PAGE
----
Aside from the uncertainty of Iosefa and Tuliaupupu, there’s up-and-coming Tuasivi Nomura and how much can he provide as a support inside backer, which may show more dividends with a full spring? Add the arrival of heralded true freshman Julien Simon from the state of Washington and the full return of Tayler Katoa (a full spring practice in Orlando’s defense after earlier having once served on a two-year Mormon mission), and there’s a lot of intrigue at linebacker – both inside and outside. Oh, and by the way, does Raymond Scott return to safety after helping out last season at linebacker? Such uncertainty. The coach in charge of figuring it all out, of course, is second-year defensive coordinator Todd Orlando, who mentors the linebackers. One last uncertainty, whatever happened with inside linebacker Palaie Gaoteote?
The Obvious: When USC spring practice begins, there are two things for certain on defense. The Trojans have to fill a vital corner spot with the early departure of Olaijah Griffin to the NFL draft, and opposite corner, second-team All-Pac-12 performer Chris Steele returns, which will go a long way in helping determine the correct corner combinations.
The Not So Obvious: The corner uncertainty is depth, and it will be interesting to see the progress of coach Donte William’s unit. Is the return of veteran Isaac Taylor-Stuart the quick answer or will he be challenged? There are certainly enough bodies, especially with three incoming freshmen (Anthony Beavers Jr., Calen Bullock, and Xamarion Gordon) and one transfer (Xavion Alford) participating this spring. Can one of the newbies actually rise to a starting spot by the end of spring ball?
There is, indeed, a lot of bodies to provide competition, which brings uncertainty but promise into this spring as to what each new corner candidate brings to the cardinal and gold secondary table. The list of candidates seems endless when you also start naming candidates like returning youngsters Dorian Hewett, Adonis Otey and Jayden Williams. Who will rise to the occasion and grab the spotlight?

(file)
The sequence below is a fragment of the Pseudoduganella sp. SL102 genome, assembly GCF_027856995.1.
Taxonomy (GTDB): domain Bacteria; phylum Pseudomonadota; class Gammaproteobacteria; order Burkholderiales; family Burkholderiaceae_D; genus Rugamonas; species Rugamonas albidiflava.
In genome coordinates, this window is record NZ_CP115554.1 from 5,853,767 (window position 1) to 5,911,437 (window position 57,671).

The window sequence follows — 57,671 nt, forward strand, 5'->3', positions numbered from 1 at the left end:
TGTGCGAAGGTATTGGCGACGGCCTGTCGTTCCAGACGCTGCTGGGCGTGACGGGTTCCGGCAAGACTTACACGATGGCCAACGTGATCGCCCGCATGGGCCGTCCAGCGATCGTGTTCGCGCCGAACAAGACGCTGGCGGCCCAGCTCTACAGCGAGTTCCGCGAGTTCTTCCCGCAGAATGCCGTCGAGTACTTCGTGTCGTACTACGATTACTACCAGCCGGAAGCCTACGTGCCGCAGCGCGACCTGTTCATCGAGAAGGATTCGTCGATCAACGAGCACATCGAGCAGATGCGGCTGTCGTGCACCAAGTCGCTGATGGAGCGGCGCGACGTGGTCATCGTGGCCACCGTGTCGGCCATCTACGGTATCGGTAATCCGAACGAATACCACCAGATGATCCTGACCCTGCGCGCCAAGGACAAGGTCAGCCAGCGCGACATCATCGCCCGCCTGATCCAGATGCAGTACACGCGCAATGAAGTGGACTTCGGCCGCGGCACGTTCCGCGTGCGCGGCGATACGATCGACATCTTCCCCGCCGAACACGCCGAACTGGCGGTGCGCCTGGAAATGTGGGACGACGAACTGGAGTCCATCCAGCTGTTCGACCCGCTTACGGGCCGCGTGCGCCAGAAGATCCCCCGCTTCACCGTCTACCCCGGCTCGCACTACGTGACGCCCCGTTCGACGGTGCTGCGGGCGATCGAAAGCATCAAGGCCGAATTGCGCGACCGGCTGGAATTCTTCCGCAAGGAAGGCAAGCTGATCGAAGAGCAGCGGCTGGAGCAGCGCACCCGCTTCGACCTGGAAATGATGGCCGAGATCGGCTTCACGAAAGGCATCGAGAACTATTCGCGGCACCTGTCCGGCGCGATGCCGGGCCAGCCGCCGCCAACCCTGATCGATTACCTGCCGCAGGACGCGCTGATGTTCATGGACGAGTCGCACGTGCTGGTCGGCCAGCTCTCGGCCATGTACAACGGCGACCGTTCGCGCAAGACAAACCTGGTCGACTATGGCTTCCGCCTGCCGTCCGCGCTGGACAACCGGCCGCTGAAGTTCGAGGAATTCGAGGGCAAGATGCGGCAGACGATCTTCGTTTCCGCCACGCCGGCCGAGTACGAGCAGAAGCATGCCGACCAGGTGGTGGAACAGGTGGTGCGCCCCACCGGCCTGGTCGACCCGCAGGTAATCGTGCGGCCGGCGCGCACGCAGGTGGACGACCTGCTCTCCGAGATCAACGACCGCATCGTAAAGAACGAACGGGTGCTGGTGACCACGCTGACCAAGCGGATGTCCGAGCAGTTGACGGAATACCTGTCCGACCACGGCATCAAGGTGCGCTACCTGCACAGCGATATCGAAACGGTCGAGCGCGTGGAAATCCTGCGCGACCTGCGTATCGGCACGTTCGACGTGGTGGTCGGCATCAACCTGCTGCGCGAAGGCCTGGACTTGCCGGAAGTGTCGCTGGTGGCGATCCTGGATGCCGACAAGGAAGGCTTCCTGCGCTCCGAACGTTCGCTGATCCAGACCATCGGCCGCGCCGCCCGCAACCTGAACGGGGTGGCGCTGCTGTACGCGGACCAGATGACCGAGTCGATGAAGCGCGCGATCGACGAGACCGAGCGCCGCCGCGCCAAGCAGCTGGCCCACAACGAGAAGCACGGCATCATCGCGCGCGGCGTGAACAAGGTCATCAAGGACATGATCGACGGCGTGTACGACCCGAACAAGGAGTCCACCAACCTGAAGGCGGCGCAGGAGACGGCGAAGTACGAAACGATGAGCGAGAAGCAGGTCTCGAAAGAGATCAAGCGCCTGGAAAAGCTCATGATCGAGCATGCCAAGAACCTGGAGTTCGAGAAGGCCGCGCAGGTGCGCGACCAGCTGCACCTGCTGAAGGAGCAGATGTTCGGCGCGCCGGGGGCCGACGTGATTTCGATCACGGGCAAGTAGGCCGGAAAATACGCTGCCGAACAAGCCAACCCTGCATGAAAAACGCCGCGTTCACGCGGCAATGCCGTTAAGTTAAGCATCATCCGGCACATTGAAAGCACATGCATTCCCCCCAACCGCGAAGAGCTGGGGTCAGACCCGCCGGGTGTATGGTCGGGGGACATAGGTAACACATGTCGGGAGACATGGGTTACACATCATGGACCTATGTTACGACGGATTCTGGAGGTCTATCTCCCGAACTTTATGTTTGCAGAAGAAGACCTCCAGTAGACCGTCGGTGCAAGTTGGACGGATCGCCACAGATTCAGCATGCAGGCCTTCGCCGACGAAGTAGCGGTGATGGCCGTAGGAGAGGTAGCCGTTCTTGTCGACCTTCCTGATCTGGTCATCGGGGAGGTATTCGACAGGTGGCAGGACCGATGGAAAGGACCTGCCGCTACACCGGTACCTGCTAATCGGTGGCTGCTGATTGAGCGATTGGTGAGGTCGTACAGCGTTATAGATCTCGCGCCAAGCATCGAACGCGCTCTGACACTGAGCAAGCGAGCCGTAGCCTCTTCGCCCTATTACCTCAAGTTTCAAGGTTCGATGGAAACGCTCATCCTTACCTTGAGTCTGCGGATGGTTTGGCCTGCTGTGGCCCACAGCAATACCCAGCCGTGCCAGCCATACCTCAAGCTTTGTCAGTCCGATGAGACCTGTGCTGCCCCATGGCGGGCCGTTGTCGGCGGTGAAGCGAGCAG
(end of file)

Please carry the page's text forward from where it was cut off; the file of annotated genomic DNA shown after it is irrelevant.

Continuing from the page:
And if you’re paying attention, there are the current nickel backs – namely Greg Johnson and Max Williams. Could either be given a run for their position money by one of the young corners? Position changes on both sides of the ball are always an intriguing aspect of spring ball.
The Obvious: When USC spring practice begins, there are two things for certain on defense. The Trojans safety position – and you can throw in the entire defense – will be missing a huge piece in Pac-12 Defensive Player of the Year, Talanoa Hufanga, the spectacular junior who has entered the NFL draft. One positive certainty was the return announcement of safety Isaiah Pola-Mao, whose time has come to lead the Trojans’ secondary.
The Not So Obvious: The safety uncertainty begins with who can possibly replace All-American Hufanga or is he simply irreplaceable with the current talent on hand? There may not be an immediate answer, which can be a bit frightening when you think about it. Hufanga was the closest to NFL and College Hall of Fame safety Troy Polamalu that the Trojans’ secondary has seen in quite some time.
The coach in charge of searching and developing a replacement for Hufanga is second-year safety coach Craig Naivar, who seems to be quite the mentor. A big story line could be how much of an impact Texas transfer Xavion Alford, once a highly recruited talent from the Lone Star State, can make. Alford was recruited by Naivar when the coach was with the Texas Longhorns, so there is a huge comfort zone there and already an ability evaluation.
Again, there is uncertainty whether any of the incoming secondary talents – Beavers, Bullock, and Gordon – can impress the coach to be part of the 2021 mix. Bsides the aforementioned, outside possibilities could also include Kaulana Makaula and Briton Allen. All these names bear watching during the mixing and matching between corners and safeties and even the nickel position for that matter.
The Obvious: And finally, it has been said that offense scores points and defense wins championships, but most championship teams also have outstanding special teams.
The Not So Obvious: Next Friday’s O/NSO will explore the Trojans special teams, which also has both its certainties and uncertainties.